Shares in start-ups are sinking in private trading as a sell-off in public technology companies and a pause in new listings send shockwaves through Silicon Valley.
Forge Global, one of the largest venues for trading in private start-ups, said the prices of companies on its platform had fallen 19.9 per cent in February and March compared with the fourth quarter of last year.
Zanbato, a private share trading platform, said its index tracking more than 100 of the most widely traded private companies had fallen by 1 per cent during the first quarter this year. The index’s last negative quarter came in mid-2020, when the spread of coronavirus caused turbulence in private markets.
The data suggest investors in private companies are growing cautious following a bumper year of venture capital investment that lifted hundreds of young tech companies to billion-dollar valuations.
Zanbato’s chief executive Nico Sand said the spread between prices sought by buyers and sellers widened during broader market volatility in January and February.
“Since then spreads have come in as markets found new clearing prices, which drove an uptick in trading activity in March and early April,” he said.
The drops match a sell-off in public markets, with the Nasdaq Composite index sliding about 15 per cent this year. Some of last year’s largest public tech listings, such as the Korean ecommerce company Coupang and electric car maker Rivian, have fallen even farther.
Brokerages such as Forge allow employees, investors and other shareholders to buy and sell stock in private companies before they are acquired or listed on public exchanges.
The businesses have grown rapidly during the recent boom in venture capital, as start-up founders have allowed employees to sell shares earlier in the lives of their companies. Forge said it handled $3.2bn in trading volume last year.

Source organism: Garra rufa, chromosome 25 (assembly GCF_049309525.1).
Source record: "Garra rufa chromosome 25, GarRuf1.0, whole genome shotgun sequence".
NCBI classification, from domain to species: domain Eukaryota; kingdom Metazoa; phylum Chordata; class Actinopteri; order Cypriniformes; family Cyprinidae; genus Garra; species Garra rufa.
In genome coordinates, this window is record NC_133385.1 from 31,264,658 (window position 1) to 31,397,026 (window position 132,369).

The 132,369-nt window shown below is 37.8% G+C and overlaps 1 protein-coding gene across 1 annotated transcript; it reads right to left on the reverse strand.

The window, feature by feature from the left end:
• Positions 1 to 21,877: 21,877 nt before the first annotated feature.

Zanbato’s market price for shares in the online conferencing start-up Hopin fell 40 per cent in the first quarter, as the company underwent lay-offs following a period of rapid growth during the pandemic. Investors valued the company at almost $7.8bn in a round of funding announced in August.
The market price for the payments company Stripe fell 4 per cent during the same period, according to Zanbato. Investors valued the company at $95bn in March last year, making it the most valuable private venture-backed company based in Silicon Valley.
Zanbato calculates the index values based on both completed trades and legally binding buy and sell orders entered into its system, giving greater weight to finalised transactions. Stripe declined to comment; Hopin did not respond to a request for comment.
Venture capitalists have slowed their pace of dealmaking this year. Investors sank $70.7bn into deals announced in the US during the first quarter, falling short of the total invested during the same period last year, according to PitchBook data.
However, the amount of venture capital activity remained elevated compared with historical levels, and some investors said they had begun hunting for discounted deals during the sell-off.
“We see this as an opportunity,” said Hans Swildens, chief executive of Industry Ventures, one of the most active investors in private secondary trading markets. “You want to buy when the market is down.”